or most women, starting up a new business venture wouldn't be high on the list of priorities when they'd recently given birth to twins – particularly if they had no previous experience of the business world and were very keen to stay at home with their babies. But Ruth Peters' twins – now a little over a year old – provided her with the inspiration to set up a new name in organic maternity and nursing wear.
"I was already a convert to organic foods and liked the idea of babies' organic clothing. But I couldn't find any organic cotton nursing tops. When you think about the amount of time a baby spends next to your clothing, then you realise it's just as important to have chemical free clothing yourself," explains Peters, who lives in Wallingford, Oxfordshire.
In fact, Peters says she found it hard to find any nursing tops she liked – regardless of whether they were organic or not. "The design just wasn't right with so many of them. Many were slightly too short and exposed my tummy. Others didn't fit well or feel nice and very few allowed you to breastfeed discreetly, especially with twins. I also couldn't see why a top couldn't be designed to be worn during both pregnancy and nursing."
Peters decided to design a top herself, using ideas from existing high street brands and amalgamating them together. Not what you might expect from someone who – until giving birth – was a primary school teacher with no experience whatsoever in the world of design, clothing or retail. "I basically thought about what I'd like to wear that would be fashionable and practical. It really wasn't that hard," she insists.
The more she thought about her potential new garment – which she has decided to sell online – the more excited she got. "I knew I wanted to stay at home with my babies and I knew that any business I did run would have to fit around their routine. This struck me as perfect because I'd be able to deal with the internet orders while they were sleeping in the morning and evening. And I always take the twins for a walk into town to give them some fresh air, so I decided that would be a good time to post the garments."
Originally, Peters wanted her top to be made in the UK. "The whole ethos of my idea was around being ethical and environmentally friendly, so it was important to save on my carbon footprint. But I discovered that it's not possible to buy organic cotton with elastane in this country – and I needed 5 per cent elastane to allow for stretch. So I started to look around for organic producers outside the UK and came across one in Turkey that already works for some UK manufacturers."
Peters had to fork out £6,000 to cover the minimum order of 1,000, as well as the import costs and VAT. "It did feel quite scary parting with that kind of money when we'd got the twins, but we had some savings and I thought it's now or never. I knew that if I went back to work, I'd feel it was too much of a risk to leave a full-time job to do it."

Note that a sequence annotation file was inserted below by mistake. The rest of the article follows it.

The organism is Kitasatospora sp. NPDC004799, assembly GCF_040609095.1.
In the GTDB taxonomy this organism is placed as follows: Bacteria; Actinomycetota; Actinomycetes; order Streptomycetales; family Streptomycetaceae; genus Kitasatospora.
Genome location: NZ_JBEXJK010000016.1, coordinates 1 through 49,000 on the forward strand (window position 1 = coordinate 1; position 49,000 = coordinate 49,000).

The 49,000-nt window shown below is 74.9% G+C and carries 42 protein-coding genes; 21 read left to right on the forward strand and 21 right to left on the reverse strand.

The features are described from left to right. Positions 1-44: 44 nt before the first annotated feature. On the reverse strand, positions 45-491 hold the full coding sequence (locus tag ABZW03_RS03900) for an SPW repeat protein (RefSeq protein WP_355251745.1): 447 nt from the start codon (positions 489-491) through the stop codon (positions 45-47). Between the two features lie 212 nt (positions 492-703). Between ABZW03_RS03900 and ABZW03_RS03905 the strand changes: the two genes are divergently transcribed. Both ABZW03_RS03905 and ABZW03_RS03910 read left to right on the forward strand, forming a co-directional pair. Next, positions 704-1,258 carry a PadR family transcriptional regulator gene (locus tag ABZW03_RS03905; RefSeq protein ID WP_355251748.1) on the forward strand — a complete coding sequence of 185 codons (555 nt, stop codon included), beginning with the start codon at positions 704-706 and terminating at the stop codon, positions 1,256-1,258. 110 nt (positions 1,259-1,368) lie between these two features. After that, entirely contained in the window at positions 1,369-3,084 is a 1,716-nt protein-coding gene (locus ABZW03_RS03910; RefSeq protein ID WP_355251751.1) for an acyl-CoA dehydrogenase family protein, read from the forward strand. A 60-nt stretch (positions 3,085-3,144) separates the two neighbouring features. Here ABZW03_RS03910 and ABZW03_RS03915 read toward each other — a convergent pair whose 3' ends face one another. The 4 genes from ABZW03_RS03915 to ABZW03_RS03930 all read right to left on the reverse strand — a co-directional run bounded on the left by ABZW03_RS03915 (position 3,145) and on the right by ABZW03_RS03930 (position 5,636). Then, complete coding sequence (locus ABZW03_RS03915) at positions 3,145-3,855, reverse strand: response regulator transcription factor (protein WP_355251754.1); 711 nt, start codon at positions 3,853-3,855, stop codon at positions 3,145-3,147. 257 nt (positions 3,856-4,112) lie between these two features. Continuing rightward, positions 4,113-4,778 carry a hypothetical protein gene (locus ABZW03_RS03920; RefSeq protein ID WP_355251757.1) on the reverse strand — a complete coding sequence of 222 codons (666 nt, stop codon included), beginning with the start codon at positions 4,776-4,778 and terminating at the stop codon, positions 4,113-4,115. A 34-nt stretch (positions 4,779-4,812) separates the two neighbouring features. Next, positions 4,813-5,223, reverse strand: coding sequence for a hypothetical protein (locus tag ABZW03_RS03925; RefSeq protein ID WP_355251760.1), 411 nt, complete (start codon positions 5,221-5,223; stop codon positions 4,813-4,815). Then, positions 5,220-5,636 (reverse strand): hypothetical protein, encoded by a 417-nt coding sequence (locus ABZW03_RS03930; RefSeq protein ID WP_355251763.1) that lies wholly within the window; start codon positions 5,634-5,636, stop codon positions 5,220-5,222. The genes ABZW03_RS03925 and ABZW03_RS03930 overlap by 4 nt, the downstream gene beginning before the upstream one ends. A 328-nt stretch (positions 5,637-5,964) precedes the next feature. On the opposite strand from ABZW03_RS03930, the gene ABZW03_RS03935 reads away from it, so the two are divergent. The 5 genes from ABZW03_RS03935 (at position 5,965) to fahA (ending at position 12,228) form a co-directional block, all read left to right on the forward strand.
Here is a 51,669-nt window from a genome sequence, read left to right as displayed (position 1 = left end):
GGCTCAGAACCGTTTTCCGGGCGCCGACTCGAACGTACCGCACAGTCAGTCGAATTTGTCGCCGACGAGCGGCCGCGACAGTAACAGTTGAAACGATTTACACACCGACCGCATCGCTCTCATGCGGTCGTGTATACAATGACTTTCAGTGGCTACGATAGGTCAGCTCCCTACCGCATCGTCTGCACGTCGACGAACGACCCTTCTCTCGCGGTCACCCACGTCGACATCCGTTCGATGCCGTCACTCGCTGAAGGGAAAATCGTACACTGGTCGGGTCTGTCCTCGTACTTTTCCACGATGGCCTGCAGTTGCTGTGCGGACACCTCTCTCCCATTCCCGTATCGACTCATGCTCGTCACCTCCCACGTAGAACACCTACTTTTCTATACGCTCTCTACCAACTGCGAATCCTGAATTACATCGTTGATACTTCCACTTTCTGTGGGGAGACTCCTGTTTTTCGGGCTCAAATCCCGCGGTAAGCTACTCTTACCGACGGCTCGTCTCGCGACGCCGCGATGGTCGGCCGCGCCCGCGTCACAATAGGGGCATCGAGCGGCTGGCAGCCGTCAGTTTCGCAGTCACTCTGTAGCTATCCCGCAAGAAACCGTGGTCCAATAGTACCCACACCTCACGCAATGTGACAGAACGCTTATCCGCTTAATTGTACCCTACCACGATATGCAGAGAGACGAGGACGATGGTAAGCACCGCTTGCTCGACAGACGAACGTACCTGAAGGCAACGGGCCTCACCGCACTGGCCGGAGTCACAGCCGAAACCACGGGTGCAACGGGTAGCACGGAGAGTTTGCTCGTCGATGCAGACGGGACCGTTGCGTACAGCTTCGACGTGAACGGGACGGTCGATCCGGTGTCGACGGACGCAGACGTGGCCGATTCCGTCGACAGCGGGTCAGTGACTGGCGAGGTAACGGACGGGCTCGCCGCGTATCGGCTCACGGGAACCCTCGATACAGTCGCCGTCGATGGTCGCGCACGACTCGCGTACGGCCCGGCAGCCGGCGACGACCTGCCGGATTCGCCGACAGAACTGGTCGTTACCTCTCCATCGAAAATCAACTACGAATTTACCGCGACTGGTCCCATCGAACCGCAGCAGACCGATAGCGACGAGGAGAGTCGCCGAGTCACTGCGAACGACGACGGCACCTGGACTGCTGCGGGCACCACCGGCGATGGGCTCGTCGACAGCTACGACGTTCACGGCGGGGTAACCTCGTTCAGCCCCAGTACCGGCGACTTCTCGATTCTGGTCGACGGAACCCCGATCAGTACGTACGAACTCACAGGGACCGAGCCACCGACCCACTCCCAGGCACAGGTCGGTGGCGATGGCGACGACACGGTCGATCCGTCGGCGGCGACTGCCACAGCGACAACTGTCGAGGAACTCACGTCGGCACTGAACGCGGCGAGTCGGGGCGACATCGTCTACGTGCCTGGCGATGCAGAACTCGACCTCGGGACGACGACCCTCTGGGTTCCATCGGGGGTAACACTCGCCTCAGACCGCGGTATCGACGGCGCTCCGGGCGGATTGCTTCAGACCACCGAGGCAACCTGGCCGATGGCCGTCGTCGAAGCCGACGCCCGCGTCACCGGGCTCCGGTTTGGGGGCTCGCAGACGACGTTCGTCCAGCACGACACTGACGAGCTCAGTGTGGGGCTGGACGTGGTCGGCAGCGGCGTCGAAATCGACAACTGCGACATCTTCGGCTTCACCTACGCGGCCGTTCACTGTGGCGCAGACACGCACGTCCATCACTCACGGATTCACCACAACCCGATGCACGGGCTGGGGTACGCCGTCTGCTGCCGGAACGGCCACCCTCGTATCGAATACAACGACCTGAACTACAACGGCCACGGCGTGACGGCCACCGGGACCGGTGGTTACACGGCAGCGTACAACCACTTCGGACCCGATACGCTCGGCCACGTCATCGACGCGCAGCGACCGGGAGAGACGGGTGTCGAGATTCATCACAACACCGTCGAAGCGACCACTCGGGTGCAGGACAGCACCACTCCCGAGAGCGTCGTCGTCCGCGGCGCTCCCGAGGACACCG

Having recently received the garments, Peters is raring to go. But Mama Cocoon – the name she has given her new business – is not without competition. "Since the roots of my business idea, companies including Blooming Marvellous and Noppies, have launched similar tops, but I'm not worried. It shows that there's a market for it. Also, my top is £20, which is a competitive price."
Among Peters' biggest challenges to date has been setting up the website. "Writing the copy, working out a returns policy, deciding on a price for package and posting, and organising photos and online payments – these things all take time and effort. But a local friend and my brothers have helped."
Peters also struggled deciding on the colours of the tops she would sell. "In the end, I decided on 500 black and 500 white simply because I want to start small and those are colours that are basics in most people's wardrobes. If I'm successful, I'll order more colours and more designs. Sometimes I've worried whether I've made the right decision because pregnant people have said to me, 'Put me down for two', whereas if I had a wider choice, they might say, 'Put me down for three of four.' But I think I must walk before I run."
In addition to her internet site, www.mamacocoon.com, Peters has sourced a couple of local retail outlets in Wallingford that have agreed to stock her tops. "I think there's good potential with the retail side because they'd fit well in maternity shops as well as shops that specialise in organic items," she says.
Peters feels her most shrewd business move to date has been to team up with Lollipop, a manufacturer of real nappies. "They have given permission to their advisers to sell my tops alongside their nappies. I think this is my real advantage because reps of Lollipop go along to things such as antenatal classes, where we'll both have a captive audience."Reuse content